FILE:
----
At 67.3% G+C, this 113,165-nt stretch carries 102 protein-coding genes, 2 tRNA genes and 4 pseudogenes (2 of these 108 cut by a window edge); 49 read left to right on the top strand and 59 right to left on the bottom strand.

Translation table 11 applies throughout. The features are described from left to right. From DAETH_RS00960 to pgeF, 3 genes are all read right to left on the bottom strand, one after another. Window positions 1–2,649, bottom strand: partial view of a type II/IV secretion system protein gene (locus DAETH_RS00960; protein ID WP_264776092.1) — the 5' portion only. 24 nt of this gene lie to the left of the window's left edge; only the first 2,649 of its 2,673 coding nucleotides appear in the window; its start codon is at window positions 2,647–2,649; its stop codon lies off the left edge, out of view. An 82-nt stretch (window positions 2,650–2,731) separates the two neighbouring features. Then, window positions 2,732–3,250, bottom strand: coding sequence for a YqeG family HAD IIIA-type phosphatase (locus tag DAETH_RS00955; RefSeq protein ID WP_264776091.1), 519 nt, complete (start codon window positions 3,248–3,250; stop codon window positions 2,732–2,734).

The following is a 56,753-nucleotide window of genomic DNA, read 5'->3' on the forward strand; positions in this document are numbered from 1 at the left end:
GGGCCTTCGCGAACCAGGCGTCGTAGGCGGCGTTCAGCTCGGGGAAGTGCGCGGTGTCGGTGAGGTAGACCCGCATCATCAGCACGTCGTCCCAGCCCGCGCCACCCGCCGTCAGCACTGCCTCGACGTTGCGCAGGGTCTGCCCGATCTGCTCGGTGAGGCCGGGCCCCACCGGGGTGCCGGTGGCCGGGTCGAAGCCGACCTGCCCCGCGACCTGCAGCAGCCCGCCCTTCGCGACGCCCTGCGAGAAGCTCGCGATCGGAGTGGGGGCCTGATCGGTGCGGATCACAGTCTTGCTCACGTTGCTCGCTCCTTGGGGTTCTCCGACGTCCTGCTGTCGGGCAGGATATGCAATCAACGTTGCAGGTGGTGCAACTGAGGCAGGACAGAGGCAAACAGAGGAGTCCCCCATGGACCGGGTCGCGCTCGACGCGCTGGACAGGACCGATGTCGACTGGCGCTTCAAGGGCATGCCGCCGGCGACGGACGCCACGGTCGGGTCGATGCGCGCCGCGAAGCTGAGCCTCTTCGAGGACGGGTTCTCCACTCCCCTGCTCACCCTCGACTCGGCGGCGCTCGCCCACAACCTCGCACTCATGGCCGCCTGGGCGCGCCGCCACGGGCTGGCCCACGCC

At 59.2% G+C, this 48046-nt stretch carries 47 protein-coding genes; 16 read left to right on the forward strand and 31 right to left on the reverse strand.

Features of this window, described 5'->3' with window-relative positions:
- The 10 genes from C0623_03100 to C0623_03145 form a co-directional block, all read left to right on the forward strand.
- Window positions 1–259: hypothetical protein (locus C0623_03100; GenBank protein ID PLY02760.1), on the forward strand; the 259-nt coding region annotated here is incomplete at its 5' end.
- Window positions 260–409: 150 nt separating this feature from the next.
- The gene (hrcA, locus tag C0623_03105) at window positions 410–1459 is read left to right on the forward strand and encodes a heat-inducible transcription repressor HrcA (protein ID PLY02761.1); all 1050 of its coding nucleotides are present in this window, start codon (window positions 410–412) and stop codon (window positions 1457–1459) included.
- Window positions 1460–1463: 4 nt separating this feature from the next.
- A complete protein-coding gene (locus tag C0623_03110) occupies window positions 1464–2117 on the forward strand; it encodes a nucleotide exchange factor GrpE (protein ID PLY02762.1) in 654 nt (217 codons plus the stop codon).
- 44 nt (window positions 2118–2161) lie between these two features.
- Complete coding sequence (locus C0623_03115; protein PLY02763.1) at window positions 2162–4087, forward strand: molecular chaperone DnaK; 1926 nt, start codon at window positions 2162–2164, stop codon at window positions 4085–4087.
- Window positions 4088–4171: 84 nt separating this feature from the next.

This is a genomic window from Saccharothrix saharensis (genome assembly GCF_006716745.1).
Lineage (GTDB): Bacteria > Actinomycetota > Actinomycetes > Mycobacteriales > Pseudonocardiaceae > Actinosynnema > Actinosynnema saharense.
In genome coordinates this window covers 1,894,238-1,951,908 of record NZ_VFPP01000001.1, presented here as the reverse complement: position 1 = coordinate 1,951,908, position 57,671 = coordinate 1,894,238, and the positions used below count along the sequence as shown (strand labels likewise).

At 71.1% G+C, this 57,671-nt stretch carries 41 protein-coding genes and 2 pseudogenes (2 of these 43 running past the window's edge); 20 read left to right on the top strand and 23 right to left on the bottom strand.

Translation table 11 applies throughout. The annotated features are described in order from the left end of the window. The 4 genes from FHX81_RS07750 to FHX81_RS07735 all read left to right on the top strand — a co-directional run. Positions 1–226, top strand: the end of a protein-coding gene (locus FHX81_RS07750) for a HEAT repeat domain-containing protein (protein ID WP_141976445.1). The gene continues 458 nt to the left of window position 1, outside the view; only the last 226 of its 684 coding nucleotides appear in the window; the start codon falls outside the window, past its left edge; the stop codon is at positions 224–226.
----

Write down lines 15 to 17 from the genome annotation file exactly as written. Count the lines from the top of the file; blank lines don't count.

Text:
- Window positions 4088–4171: 84 nt separating this feature from the next.

This is a genomic window from Saccharothrix saharensis (genome assembly GCF_006716745.1).
Lineage (GTDB): Bacteria > Actinomycetota > Actinomycetes > Mycobacteriales > Pseudonocardiaceae > Actinosynnema > Actinosynnema saharense.